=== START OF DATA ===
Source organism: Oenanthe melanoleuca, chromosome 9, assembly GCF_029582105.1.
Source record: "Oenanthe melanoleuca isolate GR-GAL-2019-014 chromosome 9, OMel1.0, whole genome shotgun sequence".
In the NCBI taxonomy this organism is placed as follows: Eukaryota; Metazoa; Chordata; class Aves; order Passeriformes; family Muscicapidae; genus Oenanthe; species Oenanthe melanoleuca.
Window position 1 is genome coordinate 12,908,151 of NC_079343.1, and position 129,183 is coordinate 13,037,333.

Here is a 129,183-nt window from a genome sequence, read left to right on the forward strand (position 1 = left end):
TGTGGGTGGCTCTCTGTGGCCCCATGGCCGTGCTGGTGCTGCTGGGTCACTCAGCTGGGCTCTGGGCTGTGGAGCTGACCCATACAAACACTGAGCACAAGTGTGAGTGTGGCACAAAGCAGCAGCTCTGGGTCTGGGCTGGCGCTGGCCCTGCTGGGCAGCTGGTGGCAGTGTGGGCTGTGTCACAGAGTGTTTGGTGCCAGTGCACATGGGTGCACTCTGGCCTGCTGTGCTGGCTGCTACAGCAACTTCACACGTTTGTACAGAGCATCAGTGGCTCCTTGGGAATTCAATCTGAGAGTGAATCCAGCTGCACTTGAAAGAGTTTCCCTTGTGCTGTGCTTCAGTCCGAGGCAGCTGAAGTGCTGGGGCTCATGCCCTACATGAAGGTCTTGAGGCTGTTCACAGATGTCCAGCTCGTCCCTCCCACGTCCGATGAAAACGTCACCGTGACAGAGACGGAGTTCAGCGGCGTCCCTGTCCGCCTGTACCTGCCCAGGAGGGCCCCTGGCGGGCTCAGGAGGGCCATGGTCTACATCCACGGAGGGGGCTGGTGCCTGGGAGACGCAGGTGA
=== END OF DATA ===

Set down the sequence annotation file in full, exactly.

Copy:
Source organism: Oenanthe melanoleuca, chromosome 9, assembly GCF_029582105.1.
Source record: "Oenanthe melanoleuca isolate GR-GAL-2019-014 chromosome 9, OMel1.0, whole genome shotgun sequence".
In the NCBI taxonomy this organism is placed as follows: Eukaryota; Metazoa; Chordata; class Aves; order Passeriformes; family Muscicapidae; genus Oenanthe; species Oenanthe melanoleuca.
Window position 1 is genome coordinate 12,908,151 of NC_079343.1, and position 129,183 is coordinate 13,037,333.

Here is a 129,183-nt window from a genome sequence, read left to right on the forward strand (position 1 = left end):
TGTGGGTGGCTCTCTGTGGCCCCATGGCCGTGCTGGTGCTGCTGGGTCACTCAGCTGGGCTCTGGGCTGTGGAGCTGACCCATACAAACACTGAGCACAAGTGTGAGTGTGGCACAAAGCAGCAGCTCTGGGTCTGGGCTGGCGCTGGCCCTGCTGGGCAGCTGGTGGCAGTGTGGGCTGTGTCACAGAGTGTTTGGTGCCAGTGCACATGGGTGCACTCTGGCCTGCTGTGCTGGCTGCTACAGCAACTTCACACGTTTGTACAGAGCATCAGTGGCTCCTTGGGAATTCAATCTGAGAGTGAATCCAGCTGCACTTGAAAGAGTTTCCCTTGTGCTGTGCTTCAGTCCGAGGCAGCTGAAGTGCTGGGGCTCATGCCCTACATGAAGGTCTTGAGGCTGTTCACAGATGTCCAGCTCGTCCCTCCCACGTCCGATGAAAACGTCACCGTGACAGAGACGGAGTTCAGCGGCGTCCCTGTCCGCCTGTACCTGCCCAGGAGGGCCCCTGGCGGGCTCAGGAGGGCCATGGTCTACATCCACGGAGGGGGCTGGTGCCTGGGAGACGCAGGTGA